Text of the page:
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Diminished Innate Antiviral Response to Adenovirus Vectors in cGAS/STING-Deficient Mice Minimally Impacts Adaptive Immunity.

TitleDiminished Innate Antiviral Response to Adenovirus Vectors in cGAS/STING-Deficient Mice Minimally Impacts Adaptive Immunity.
Publication TypeJournal Article
Year of Publication2016
AuthorsAnghelina D, Lam E, Falck-Pedersen E
JournalJ Virol
Volume90
Issue13
Pagination5915-27
Date Published2016 07 01
ISSN1098-5514
KeywordsAdaptive Immunity, Adenoviridae Infections, Adenoviruses, Human, Animals, Antibodies, Neutralizing, Chemokines, Dendritic Cells, DNA, Viral, Genetic Vectors, Hepatocytes, Humans, Immunity, Innate, Interferon-beta, Macrophages, Membrane Proteins, Mice, Mice, Inbred C57BL, Mice, Knockout, Nucleotidyltransferases, Signal Transduction, Virus Replication
Abstract

UNLABELLED: Infection by adenovirus, a nonenveloped DNA virus, induces antiviral innate and adaptive immune responses. Studies of transformed human and murine cell lines using short hairpin RNA (shRNA) knockdown strategies identified cyclic guanine adenine synthase (cGAS) as a pattern recognition receptor (PRR) that contributes to the antiadenovirus response. Here we demonstrate how the cGAS/STING cascade influences the antiviral innate and adaptive immune responses in a murine knockout model. Using knockout bone marrow-derived dendritic cells (BMDCs) and bone marrow-derived macrophages (BMMOs), we determined that cGAS and STING are essential to the induction of the antiadenovirus response in these antigen-presenting cells (APCs) in vitro We next determined how the cGAS/STING cascade impacts the antiviral response following systemic administration of a recombinant adenovirus type 5 vector (rAd5V). Infection of cGAS(-/-) and STING(-/-) mice results in a compromised early antiviral innate response compared to that in wild-type (WT) controls: significantly lower levels of beta interferon (IFN-β) secretion, low levels of proinflammatory chemokine induction, and reduced levels of antiviral transcript induction in hepatic tissue. At 24 h postinfection, levels of viral DNA and reporter gene expression in the liver were similar in all strains. At 28 days postinfection, clearance of infected hepatocytes in cGAS or STING knockout mice was comparable to that in WT C57BL/6 mice. Levels of neutralizing anti-Ad5V antibody were modestly reduced in infected cGAS mice. These data support a dominant role for the cGAS/STING cascade in the early innate antiviral inflammatory response to adenovirus vectors. However, loss of the cGAS/STING pathway did not affect viral clearance, and cGAS deficiency had a modest influence on the magnitude of the antiviral humoral immune response to adenovirus infections.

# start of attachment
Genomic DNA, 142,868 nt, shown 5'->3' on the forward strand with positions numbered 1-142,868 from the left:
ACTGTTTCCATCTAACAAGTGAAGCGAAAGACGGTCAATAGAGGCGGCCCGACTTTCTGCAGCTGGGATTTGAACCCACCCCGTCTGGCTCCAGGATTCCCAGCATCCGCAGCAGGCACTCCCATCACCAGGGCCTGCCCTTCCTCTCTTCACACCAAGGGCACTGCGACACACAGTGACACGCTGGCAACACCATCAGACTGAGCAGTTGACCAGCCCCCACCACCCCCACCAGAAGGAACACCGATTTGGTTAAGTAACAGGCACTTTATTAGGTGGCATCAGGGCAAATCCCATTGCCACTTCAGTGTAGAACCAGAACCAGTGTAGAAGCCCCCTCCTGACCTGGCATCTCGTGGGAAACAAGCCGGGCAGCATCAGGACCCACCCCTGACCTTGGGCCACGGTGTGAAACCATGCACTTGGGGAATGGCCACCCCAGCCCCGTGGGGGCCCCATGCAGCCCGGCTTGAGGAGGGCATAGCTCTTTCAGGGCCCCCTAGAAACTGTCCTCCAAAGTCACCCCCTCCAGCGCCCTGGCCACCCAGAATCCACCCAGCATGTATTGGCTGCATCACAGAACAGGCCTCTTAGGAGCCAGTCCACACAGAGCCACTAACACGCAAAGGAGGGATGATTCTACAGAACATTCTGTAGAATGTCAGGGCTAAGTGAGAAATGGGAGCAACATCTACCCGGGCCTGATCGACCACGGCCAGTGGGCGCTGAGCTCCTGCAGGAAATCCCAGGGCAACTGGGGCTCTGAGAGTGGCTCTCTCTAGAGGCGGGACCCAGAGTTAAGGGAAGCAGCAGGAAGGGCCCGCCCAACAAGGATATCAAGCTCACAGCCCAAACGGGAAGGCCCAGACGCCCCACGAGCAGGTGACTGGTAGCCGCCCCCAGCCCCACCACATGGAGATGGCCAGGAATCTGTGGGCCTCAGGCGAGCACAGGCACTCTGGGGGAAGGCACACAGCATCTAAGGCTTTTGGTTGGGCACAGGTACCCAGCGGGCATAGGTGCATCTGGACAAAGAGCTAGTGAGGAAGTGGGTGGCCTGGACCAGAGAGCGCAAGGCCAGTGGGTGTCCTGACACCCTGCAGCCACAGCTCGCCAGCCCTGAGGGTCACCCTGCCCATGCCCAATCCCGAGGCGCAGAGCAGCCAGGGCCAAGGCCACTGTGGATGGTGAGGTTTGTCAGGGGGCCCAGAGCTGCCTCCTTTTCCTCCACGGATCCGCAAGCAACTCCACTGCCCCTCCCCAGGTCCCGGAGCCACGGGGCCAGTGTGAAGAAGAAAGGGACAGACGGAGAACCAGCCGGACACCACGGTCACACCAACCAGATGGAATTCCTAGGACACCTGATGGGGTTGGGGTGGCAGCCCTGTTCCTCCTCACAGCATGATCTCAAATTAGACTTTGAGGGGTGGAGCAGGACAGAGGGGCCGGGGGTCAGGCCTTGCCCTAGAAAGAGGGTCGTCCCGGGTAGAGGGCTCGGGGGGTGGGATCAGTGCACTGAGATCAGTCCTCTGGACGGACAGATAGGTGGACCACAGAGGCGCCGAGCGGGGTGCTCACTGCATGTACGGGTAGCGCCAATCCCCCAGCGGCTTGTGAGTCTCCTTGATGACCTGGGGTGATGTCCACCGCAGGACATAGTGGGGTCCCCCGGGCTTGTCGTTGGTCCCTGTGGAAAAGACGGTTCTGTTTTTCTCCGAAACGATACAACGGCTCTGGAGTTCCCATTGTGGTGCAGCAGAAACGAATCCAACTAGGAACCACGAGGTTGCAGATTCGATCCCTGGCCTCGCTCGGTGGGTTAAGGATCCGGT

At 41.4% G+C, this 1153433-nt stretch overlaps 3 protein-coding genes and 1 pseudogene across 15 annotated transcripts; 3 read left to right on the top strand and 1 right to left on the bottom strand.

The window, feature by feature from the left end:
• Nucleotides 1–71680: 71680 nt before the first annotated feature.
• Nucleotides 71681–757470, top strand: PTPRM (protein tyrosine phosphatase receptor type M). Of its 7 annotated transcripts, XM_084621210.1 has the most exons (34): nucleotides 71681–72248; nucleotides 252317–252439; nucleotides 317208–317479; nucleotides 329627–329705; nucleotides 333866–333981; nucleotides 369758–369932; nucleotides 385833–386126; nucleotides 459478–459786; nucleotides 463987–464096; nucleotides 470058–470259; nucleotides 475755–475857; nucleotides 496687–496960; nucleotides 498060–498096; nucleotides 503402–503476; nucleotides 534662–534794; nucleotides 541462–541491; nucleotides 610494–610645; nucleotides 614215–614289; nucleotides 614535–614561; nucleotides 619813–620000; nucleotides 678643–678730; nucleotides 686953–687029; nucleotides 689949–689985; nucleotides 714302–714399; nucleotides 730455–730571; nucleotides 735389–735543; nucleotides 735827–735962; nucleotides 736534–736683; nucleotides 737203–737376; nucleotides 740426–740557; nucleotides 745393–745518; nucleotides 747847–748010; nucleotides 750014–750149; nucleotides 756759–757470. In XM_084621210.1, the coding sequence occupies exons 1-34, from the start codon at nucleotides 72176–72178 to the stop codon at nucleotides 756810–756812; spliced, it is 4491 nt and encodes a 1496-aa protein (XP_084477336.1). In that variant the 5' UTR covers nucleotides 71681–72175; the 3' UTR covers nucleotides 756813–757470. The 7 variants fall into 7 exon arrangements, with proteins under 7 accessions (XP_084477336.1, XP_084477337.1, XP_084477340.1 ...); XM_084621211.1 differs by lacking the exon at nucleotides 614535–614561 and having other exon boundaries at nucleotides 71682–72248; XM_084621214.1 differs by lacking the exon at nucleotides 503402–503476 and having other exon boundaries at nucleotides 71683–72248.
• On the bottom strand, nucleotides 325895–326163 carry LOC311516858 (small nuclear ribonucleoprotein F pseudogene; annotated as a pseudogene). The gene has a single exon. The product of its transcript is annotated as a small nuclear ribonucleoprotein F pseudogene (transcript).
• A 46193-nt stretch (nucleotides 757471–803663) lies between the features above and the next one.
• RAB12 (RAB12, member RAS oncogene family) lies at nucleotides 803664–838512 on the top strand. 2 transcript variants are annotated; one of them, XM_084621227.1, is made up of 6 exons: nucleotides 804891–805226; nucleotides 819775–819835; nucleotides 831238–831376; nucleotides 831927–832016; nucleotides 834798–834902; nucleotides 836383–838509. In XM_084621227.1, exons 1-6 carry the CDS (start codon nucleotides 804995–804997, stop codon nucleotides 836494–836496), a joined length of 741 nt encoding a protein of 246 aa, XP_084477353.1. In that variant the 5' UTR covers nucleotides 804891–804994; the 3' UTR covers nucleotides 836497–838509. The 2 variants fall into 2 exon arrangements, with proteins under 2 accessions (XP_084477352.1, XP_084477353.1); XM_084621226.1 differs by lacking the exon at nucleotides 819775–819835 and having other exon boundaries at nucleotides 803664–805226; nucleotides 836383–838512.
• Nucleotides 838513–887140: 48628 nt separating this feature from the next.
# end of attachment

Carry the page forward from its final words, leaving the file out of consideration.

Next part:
IMPORTANCE: The detection of viral infection by host sentinel immune cells contributes to the activation of a complex and varied antiviral innate and adaptive immune response, which limits virus replication, spread, and susceptibility to infection. In this study, we have characterized how the cGAS/STING DNA-sensing cascade contributes to early detection of adenovirus infections. cGAS influences APC activation and early innate antiviral inflammatory immune responses, but adaptive immune pathways associated with virus clearance and anti-Ad antibody production were minimally influenced by the loss of the cGAS PRR signaling cascade.

DOI10.1128/JVI.00500-16
Alternate JournalJ Virol
PubMed ID27076643
PubMed Central IDPMC4907218
Grant ListR01 AI094050 / AI / NIAID NIH HHS / United States

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